Herbie Farnworth: ‘I had to leave for Australia if I wanted to be the best’ – The Guardian

Boy from Blacko had the right stuff to make it in the NRL after leaving home at 17 and is all set for the Rugby League World Cup
The two ends of Herbie Farnworth’s story to this point could not be more different. Before earning an England call-up on Friday for the World Cup he made his name in Australia with the NRL’s Brisbane Broncos having left home at 17 to pursue his dream. That home? The small Lancashire parish of Blacko, where about 700 people live and, in Farnworth’s words, “everyone knows everyone”.
The modest, roughly cut fields there are where the 22-year-old not only learned to play the game but trained with his uncle as recently as this week in preparation for his England debut. “It’s been a long journey,” says Farnworth of his unconventional path.
That journey seems even more unorthodox when you learn that Farnworth was in the youth setup at Manchester United and Burnley and was even given a guided tour by Manchester City. “They gave me a couple pairs of really cool Nike boots,” he says, laughing.
But Farnworth’s mind had already been made up: he wanted to play rugby league, not football, and after excelling for Wigan St Patricks was courted by Wigan Warriors. However, Farnworth and his uncle, the former Wigan scout Brian Foley, had a different plan.
At the age of 14, they flew to Australia for six weeks to test Farnworth against the world’s best juniors. The talent scouts who spotted him were stunned to learn he was English. “I knew from a young age I had to get out there if I wanted to be the best, I had to train with the best,” he says.
Brisbane eventually secured Farnworth’s signature and at the age of 17 he left Blacko and his family behind for Queensland. “The move there was horrible,” he says.
“I remember my last day over here. I went for a curry with my mates. I walked to the bus stop after and started crying. I’d just turned 17 and it sunk in: I was leaving all my family and my close friends. It didn’t feel like the right thing to do.
“The first six months there was a killer, but I knew I couldn’t quit. We were staying in a little shoebox with not much money. But I couldn’t live with myself if I quit or if I rung my parents asking for £2,000 for a flight home. I stuck at it. After that, I was all sweet.”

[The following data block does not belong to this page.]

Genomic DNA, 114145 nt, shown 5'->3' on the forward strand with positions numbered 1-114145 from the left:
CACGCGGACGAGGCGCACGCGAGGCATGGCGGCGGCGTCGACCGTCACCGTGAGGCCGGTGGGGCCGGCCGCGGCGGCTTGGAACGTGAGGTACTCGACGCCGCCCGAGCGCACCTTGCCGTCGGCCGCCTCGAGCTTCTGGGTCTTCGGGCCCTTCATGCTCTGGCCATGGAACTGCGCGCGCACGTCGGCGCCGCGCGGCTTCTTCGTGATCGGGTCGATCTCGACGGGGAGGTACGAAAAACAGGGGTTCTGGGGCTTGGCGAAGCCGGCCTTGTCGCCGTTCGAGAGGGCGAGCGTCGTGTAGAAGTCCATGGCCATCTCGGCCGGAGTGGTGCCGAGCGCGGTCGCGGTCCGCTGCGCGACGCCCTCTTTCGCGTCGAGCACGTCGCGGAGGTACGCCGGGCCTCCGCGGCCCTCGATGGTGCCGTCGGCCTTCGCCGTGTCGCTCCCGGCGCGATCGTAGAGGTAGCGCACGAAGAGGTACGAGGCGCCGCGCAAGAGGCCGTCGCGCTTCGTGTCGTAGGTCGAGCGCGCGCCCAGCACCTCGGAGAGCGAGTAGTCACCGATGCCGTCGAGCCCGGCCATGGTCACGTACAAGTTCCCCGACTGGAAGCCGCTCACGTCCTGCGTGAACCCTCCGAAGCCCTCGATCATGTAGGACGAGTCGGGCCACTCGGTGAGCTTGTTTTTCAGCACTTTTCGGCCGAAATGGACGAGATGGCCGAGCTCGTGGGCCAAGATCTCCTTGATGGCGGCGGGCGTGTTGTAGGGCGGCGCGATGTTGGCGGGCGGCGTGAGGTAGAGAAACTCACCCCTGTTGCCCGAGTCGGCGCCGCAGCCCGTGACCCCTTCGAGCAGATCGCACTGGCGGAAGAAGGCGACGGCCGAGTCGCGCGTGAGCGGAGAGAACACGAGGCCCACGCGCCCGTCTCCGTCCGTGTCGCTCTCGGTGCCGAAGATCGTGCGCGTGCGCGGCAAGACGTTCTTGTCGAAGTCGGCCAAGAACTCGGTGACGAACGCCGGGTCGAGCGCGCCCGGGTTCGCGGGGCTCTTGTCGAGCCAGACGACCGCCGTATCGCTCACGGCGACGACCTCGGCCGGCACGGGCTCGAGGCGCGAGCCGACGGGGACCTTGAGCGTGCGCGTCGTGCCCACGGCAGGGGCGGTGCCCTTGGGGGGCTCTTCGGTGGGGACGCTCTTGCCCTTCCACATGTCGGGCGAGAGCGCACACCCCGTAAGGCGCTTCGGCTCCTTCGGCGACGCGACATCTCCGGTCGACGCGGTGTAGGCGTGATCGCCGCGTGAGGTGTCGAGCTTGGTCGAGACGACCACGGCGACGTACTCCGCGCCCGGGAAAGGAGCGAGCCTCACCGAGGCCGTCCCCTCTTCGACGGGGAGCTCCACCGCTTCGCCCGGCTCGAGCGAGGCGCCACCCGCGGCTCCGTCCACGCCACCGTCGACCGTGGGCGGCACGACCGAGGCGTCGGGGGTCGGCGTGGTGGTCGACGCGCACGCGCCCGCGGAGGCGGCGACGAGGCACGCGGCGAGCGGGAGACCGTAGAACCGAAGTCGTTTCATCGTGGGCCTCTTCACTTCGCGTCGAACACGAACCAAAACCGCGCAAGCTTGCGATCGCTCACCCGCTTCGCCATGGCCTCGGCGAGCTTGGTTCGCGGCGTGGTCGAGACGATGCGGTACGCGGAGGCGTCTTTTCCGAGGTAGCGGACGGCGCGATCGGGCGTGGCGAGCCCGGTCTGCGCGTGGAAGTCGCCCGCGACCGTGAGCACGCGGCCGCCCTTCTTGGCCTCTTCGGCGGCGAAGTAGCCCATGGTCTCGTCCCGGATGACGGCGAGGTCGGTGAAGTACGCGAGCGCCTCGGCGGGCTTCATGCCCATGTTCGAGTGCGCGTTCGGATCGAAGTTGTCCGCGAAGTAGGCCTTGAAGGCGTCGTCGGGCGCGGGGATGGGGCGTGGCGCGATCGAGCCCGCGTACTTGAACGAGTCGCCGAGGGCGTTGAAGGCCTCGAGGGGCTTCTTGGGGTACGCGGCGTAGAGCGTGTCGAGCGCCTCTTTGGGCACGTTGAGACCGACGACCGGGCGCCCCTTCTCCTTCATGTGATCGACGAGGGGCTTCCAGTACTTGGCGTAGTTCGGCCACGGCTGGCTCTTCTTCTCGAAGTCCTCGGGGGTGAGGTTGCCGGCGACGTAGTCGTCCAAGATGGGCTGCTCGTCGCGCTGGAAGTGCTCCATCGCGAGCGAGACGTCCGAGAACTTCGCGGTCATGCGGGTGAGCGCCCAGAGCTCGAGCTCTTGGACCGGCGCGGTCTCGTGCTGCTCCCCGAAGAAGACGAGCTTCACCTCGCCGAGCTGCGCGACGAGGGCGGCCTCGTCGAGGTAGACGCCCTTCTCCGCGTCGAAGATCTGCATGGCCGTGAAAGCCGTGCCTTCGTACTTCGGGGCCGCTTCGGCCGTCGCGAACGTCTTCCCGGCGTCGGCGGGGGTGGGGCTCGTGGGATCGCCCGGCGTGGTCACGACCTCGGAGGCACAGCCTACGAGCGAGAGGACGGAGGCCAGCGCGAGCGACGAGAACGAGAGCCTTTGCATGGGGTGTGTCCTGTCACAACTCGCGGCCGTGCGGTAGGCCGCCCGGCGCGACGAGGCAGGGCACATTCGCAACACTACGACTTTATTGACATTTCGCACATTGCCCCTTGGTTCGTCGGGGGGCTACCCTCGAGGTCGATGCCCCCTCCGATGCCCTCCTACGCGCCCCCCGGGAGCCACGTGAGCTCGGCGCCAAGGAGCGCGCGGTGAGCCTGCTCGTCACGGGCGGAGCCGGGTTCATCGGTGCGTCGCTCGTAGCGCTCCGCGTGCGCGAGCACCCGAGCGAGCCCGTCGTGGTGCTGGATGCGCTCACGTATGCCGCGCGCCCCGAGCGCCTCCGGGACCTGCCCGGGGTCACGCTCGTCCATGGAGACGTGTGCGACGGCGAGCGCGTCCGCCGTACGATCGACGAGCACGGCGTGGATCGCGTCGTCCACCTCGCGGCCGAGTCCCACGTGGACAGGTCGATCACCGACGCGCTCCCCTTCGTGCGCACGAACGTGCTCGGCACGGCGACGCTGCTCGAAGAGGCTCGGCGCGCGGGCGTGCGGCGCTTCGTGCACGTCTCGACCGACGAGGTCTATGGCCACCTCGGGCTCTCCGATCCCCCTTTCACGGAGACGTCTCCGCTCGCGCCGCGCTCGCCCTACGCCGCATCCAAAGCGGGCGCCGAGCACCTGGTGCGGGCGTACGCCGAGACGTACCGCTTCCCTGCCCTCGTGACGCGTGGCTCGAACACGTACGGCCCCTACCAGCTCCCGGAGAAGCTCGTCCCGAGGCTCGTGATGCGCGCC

After progressing through the junior ranks at Brisbane, Farnworth made his NRL debut in 2019. The centre has become a mainstay of the Broncos side and it has felt for some time that an England debut was an inevitability.
An injury that ruled him out of the second half of this season threw some doubt on whether that moment would arrive at the World Cup. But Farnworth has been declared fit and it is clear that he has not forgotten his roots.
“I’ve been training on the local fields in Blacko since I got back actually with my uncle Brian,” he says, smiling.
“When it was too cold for my junior teams to train we’d run up and down under the bridges in Blacko because there was no snow there. And now I’m back training there ahead of an England debut.
“But I love it there, it’s a little quiet village where everyone knows everyone. I think the average age of the residents is something like 60 and I guess Blacko and Brisbane couldn’t be more different.”
The wine bar, which is owned by Farnworth’s brother, in the neighbouring village of Barrowford, will be one of several venues in the area watching on with pride if the 22-year-old – one of six debutants in Shaun Wane’s England squad – is picked for the World Cup opener against Samoa on 15 October at St James’ Park. Before that the host nation face Fij in a warm-up fixture at the AJ Bell Stadium on Friday.
For some of Farnworth’s family, it will be their first chance to see him play live. “It was so cool to be able to tell my family I was in the squad,” he says. “Shaun rang me and told me I was in and to be able to inform everyone was so special.
“Everyone still lives in the family home where I grew up. Not too much has changed since I last came over or even from when I left. I absolutely love going back and I like that nothing changes because if it does, you feel like you miss out.
“I’ve not seen some of my family for two years, so it’s cool to see them and get the chance to play in front of them.
“It’s always been a dream of mine to play for England. I just can’t wait to get out there on the pitch. I never really took the whole football thing seriously. Once I started playing rugby league, I knew I loved it and I wanted to play all the time.
“It’s snowballed from there really quickly. It gives me goosebumps thinking about what it’ll be like playing in that first game.”



Add a Comment

Your email address will not be published. Required fields are marked *